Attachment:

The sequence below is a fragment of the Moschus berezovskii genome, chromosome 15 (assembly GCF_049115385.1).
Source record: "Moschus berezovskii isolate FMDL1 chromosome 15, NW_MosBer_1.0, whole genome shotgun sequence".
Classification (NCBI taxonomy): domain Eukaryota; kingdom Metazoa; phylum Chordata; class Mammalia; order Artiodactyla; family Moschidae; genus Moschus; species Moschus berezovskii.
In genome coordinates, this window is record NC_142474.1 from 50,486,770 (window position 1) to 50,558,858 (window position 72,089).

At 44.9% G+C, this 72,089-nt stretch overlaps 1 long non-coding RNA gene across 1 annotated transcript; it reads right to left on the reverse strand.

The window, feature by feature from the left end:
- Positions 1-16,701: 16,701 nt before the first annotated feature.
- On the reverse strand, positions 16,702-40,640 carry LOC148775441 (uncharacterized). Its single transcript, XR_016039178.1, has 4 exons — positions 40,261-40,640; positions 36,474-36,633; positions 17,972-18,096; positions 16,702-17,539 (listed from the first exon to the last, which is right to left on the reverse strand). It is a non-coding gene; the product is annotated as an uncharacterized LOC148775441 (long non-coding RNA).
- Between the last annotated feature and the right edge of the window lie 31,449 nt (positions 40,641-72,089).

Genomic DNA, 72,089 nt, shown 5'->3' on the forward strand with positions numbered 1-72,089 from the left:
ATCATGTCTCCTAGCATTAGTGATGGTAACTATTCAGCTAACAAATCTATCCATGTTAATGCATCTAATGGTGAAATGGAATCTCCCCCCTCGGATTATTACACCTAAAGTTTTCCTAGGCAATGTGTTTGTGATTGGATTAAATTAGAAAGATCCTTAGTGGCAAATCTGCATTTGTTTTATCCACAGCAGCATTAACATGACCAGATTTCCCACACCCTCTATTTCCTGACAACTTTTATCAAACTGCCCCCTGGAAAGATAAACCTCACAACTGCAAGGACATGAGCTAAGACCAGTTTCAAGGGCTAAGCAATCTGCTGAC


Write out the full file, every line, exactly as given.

The sequence below is a fragment of the Moschus berezovskii genome, chromosome 15 (assembly GCF_049115385.1).
Source record: "Moschus berezovskii isolate FMDL1 chromosome 15, NW_MosBer_1.0, whole genome shotgun sequence".
Classification (NCBI taxonomy): domain Eukaryota; kingdom Metazoa; phylum Chordata; class Mammalia; order Artiodactyla; family Moschidae; genus Moschus; species Moschus berezovskii.
In genome coordinates, this window is record NC_142474.1 from 50,486,770 (window position 1) to 50,558,858 (window position 72,089).

At 44.9% G+C, this 72,089-nt stretch overlaps 1 long non-coding RNA gene across 1 annotated transcript; it reads right to left on the reverse strand.

The window, feature by feature from the left end:
- Positions 1-16,701: 16,701 nt before the first annotated feature.
- On the reverse strand, positions 16,702-40,640 carry LOC148775441 (uncharacterized). Its single transcript, XR_016039178.1, has 4 exons — positions 40,261-40,640; positions 36,474-36,633; positions 17,972-18,096; positions 16,702-17,539 (listed from the first exon to the last, which is right to left on the reverse strand). It is a non-coding gene; the product is annotated as an uncharacterized LOC148775441 (long non-coding RNA).
- Between the last annotated feature and the right edge of the window lie 31,449 nt (positions 40,641-72,089).

Genomic DNA, 72,089 nt, shown 5'->3' on the forward strand with positions numbered 1-72,089 from the left:
ATCATGTCTCCTAGCATTAGTGATGGTAACTATTCAGCTAACAAATCTATCCATGTTAATGCATCTAATGGTGAAATGGAATCTCCCCCCTCGGATTATTACACCTAAAGTTTTCCTAGGCAATGTGTTTGTGATTGGATTAAATTAGAAAGATCCTTAGTGGCAAATCTGCATTTGTTTTATCCACAGCAGCATTAACATGACCAGATTTCCCACACCCTCTATTTCCTGACAACTTTTATCAAACTGCCCCCTGGAAAGATAAACCTCACAACTGCAAGGACATGAGCTAAGACCAGTTTCAAGGGCTAAGCAATCTGCTGAC